Corporate Design Style

You may not like the bright orange and nursery school typefaces of EasyJet’s corporate graphic design style, but you can’t deny how strong and recognisable it is.

It’s all down to consistency, in colours, typefaces, proportions, dimensions, spacing and layouts – the corporate design rules. It’s a relatively simple discipline, and not hard to set up, but it pays huge dividends in terms of brand awareness and brand image.

When all of a company’s marketing and sales material is visually consistent, the overall impact is much greater than the sum of its parts.

Maintaining a consistent look speaks volumes about the company: it conveys efficiency, professionalism, quality, cohesiveness and reliability, qualities which customers then associate with the company, its personnel and its products.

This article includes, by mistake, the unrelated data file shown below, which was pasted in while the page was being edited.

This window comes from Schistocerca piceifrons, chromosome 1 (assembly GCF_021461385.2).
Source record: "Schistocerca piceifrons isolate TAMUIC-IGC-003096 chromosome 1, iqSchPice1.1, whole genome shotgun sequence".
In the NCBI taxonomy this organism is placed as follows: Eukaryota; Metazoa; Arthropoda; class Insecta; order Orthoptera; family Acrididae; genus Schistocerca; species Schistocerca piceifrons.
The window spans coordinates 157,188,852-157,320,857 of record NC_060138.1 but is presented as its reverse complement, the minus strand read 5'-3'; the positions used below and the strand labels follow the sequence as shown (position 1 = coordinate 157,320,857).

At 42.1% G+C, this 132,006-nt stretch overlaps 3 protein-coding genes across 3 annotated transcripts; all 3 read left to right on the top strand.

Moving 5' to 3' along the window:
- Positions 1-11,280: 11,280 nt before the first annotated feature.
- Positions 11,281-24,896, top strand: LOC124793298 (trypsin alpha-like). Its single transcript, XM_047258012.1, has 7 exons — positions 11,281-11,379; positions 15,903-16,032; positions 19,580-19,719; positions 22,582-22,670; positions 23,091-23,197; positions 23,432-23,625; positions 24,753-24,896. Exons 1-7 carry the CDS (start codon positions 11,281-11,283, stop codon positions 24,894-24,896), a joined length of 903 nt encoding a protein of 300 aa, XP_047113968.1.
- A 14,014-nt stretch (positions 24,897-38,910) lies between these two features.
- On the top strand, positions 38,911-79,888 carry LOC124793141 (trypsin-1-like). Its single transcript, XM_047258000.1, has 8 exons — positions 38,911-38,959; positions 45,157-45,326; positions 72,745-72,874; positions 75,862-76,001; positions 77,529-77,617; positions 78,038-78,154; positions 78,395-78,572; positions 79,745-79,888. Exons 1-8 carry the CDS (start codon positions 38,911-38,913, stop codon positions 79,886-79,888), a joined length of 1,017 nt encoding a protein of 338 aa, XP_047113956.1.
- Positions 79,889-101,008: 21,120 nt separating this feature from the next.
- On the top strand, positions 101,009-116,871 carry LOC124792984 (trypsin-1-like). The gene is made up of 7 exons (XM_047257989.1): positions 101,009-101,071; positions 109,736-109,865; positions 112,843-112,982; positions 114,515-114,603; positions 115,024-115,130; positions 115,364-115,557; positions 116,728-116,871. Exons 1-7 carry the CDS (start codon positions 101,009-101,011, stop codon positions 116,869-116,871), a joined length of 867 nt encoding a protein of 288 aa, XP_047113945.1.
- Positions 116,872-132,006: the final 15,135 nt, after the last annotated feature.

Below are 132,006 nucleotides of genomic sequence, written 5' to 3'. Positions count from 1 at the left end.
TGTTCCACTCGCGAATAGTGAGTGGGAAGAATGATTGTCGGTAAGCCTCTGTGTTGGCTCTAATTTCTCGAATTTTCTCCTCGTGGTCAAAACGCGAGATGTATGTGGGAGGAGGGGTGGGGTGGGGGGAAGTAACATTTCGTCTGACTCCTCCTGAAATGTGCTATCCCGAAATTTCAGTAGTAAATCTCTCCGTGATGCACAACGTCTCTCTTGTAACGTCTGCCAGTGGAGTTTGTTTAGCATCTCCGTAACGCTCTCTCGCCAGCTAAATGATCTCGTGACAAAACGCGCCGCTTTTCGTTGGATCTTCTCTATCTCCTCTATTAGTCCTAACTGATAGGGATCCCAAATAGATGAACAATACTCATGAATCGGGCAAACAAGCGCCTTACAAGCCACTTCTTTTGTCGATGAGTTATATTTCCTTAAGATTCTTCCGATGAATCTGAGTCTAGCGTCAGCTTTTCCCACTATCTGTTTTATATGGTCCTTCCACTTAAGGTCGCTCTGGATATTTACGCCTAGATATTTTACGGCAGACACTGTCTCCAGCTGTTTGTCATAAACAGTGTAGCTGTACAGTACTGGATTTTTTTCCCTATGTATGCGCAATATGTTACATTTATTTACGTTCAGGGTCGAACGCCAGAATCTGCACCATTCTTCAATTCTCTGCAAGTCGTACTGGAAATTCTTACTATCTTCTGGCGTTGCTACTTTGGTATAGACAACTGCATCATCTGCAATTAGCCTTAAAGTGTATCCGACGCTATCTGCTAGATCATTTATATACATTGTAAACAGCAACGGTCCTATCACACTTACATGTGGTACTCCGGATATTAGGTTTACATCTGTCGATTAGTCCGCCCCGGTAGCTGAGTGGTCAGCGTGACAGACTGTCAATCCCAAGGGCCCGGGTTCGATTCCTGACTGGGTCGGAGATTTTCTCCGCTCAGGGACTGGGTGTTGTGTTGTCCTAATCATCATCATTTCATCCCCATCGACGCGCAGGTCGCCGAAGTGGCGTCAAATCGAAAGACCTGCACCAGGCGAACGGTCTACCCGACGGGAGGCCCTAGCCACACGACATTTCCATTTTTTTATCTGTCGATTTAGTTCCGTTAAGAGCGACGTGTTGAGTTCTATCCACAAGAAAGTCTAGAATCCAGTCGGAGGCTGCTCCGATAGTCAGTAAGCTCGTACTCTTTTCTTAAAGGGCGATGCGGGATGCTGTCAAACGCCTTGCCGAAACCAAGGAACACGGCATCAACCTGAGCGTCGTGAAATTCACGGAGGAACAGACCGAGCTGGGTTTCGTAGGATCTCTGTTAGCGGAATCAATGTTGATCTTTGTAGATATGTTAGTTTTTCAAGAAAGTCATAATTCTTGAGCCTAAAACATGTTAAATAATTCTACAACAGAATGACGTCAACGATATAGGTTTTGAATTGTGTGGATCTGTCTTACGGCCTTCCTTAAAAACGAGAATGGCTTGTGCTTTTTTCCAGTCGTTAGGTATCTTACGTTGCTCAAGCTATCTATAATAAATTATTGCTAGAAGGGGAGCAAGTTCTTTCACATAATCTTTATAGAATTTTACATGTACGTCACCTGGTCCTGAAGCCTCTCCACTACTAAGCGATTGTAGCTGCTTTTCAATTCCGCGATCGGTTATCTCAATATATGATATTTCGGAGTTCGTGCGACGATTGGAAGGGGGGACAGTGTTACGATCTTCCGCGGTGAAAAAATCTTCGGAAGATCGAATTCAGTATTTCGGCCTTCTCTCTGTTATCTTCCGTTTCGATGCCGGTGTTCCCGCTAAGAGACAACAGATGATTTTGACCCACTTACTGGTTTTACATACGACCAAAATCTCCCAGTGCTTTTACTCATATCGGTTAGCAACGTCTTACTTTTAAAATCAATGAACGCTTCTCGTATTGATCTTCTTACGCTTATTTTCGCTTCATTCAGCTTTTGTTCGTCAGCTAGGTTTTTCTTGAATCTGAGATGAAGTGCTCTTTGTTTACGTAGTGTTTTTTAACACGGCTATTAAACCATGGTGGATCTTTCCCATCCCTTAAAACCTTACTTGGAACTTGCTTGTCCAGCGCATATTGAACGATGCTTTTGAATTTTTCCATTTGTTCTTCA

Conversely, if a company’s sales and marketing material has an inconsistent look, it suggests a fragmented brand from a slapdash company that’s not well organised. Consistency is reassuring for customers, it makes them feel comfortable, and that means they’re more likely to buy from you.

In a nutshell, it adds value.

Years ago, a corporate design manual describing all the corporate style rules would be a vast ring binder several inches thick. These days a pdf is perfectly adequte, and a lot easier to distribute, which is befitting, because a copy needs to go to everyone involved in creating your documents or graphic designs, whether at outside agencies or for internal communications.

And finally, appoint a custodian, someone responsible for signing off every item that’s produced. That’s the best way to ensure compliance, which is essential if it is to have the desired effect.

Robin Petherbridge